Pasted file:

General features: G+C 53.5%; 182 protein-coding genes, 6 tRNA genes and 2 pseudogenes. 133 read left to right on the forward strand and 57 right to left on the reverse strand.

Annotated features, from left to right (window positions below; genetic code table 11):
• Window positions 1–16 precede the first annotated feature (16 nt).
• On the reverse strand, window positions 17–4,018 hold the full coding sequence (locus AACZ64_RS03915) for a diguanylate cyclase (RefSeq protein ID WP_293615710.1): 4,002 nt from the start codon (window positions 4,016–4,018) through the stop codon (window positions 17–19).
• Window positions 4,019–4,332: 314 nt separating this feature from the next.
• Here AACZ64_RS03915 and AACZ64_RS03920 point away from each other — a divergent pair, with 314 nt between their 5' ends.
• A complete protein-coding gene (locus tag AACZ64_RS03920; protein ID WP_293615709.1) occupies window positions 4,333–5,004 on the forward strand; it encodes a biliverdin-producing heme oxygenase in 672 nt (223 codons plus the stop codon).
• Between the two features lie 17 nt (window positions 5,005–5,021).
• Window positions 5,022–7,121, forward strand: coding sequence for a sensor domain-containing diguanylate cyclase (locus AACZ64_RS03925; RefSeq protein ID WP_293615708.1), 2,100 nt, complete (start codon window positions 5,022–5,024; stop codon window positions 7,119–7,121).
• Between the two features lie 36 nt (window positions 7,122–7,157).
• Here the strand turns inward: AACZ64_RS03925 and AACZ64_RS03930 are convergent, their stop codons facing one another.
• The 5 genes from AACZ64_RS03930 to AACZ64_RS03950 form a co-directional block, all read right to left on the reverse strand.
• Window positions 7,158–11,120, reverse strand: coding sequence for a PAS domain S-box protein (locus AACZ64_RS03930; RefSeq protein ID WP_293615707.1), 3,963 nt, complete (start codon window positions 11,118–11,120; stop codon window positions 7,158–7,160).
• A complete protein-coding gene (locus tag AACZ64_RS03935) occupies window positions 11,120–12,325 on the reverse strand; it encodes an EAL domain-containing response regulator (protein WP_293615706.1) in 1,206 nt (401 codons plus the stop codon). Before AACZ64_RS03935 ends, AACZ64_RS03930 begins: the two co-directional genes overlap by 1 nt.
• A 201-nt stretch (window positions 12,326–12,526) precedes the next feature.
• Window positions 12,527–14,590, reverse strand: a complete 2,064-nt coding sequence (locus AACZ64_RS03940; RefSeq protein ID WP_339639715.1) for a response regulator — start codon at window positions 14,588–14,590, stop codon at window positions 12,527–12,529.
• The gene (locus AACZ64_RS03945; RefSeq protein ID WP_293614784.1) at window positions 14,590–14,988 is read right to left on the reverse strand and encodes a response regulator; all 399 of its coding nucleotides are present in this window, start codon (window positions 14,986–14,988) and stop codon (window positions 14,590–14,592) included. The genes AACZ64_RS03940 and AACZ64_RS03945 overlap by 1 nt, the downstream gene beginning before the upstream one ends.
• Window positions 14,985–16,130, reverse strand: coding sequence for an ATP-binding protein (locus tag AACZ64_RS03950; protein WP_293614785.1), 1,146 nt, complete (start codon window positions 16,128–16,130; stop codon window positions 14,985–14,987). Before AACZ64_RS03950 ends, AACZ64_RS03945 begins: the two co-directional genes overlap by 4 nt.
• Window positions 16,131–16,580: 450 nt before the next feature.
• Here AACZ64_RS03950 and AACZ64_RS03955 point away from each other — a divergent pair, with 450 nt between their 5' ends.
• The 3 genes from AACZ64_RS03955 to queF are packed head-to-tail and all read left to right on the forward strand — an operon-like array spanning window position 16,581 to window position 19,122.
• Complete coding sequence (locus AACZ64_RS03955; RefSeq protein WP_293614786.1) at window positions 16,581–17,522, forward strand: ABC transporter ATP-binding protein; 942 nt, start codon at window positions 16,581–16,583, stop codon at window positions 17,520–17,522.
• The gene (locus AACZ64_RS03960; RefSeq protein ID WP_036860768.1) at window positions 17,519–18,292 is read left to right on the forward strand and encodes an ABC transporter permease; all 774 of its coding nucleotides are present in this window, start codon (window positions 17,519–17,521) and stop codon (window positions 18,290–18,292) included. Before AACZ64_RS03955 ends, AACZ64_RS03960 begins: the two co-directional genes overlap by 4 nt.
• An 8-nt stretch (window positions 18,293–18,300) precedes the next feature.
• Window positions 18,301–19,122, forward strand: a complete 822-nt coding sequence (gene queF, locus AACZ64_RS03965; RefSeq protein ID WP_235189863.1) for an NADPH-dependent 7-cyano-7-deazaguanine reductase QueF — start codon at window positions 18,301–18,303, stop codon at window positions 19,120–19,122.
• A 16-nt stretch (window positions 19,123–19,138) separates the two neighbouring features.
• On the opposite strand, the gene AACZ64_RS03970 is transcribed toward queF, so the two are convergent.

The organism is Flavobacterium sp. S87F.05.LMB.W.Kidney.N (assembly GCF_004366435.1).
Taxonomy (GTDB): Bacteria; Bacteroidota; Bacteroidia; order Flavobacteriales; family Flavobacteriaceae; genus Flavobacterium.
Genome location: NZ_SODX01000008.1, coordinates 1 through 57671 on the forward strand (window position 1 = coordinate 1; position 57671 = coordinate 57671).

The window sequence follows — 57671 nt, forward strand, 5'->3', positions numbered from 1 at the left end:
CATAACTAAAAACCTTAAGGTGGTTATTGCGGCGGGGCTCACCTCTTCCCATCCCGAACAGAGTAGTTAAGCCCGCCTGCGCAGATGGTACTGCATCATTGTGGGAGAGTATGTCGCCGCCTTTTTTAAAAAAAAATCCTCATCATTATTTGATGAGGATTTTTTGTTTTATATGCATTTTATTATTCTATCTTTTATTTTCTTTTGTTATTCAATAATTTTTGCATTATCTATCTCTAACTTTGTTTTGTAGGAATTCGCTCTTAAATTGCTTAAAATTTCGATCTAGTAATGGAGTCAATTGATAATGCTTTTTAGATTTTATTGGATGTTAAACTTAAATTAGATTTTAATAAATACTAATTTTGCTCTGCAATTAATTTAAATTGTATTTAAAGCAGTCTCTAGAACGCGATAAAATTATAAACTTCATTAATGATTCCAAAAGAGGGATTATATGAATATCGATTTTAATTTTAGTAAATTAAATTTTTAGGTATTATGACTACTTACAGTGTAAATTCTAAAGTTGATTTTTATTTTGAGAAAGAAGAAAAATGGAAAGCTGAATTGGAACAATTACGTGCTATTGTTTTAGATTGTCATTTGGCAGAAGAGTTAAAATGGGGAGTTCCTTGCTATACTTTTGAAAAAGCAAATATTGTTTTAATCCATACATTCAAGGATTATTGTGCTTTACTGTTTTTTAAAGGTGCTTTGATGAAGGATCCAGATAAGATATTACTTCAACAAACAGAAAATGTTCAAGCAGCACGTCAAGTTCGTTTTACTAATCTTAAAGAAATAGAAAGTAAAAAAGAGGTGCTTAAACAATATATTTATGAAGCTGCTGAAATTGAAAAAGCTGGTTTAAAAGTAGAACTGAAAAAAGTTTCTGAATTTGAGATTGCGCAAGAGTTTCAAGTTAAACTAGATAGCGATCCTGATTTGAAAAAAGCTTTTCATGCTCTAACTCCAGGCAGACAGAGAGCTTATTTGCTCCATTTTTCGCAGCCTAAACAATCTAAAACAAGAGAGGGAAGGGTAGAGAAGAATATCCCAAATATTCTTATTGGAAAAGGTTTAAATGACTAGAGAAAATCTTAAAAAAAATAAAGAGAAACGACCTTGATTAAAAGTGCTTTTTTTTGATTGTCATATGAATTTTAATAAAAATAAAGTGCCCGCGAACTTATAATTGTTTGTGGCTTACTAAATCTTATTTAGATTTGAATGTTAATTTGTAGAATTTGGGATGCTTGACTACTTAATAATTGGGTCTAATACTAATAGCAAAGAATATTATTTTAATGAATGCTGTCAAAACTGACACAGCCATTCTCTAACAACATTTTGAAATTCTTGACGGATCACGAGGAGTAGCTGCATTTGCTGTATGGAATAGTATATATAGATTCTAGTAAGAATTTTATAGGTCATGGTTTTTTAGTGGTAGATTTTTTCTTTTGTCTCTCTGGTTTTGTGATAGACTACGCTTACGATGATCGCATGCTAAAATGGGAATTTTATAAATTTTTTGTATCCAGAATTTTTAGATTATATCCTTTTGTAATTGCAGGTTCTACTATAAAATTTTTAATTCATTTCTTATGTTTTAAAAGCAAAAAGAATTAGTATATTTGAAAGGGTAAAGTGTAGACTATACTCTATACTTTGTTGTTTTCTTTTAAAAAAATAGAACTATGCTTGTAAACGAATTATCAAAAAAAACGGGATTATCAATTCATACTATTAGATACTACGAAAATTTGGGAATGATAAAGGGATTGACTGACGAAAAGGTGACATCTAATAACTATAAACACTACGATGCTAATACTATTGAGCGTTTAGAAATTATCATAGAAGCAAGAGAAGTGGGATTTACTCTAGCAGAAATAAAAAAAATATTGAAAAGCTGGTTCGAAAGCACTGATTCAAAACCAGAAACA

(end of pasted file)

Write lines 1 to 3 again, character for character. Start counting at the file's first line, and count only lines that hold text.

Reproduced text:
General features: G+C 53.5%; 182 protein-coding genes, 6 tRNA genes and 2 pseudogenes. 133 read left to right on the forward strand and 57 right to left on the reverse strand.

Annotated features, from left to right (window positions below; genetic code table 11):
• Window positions 1–16 precede the first annotated feature (16 nt).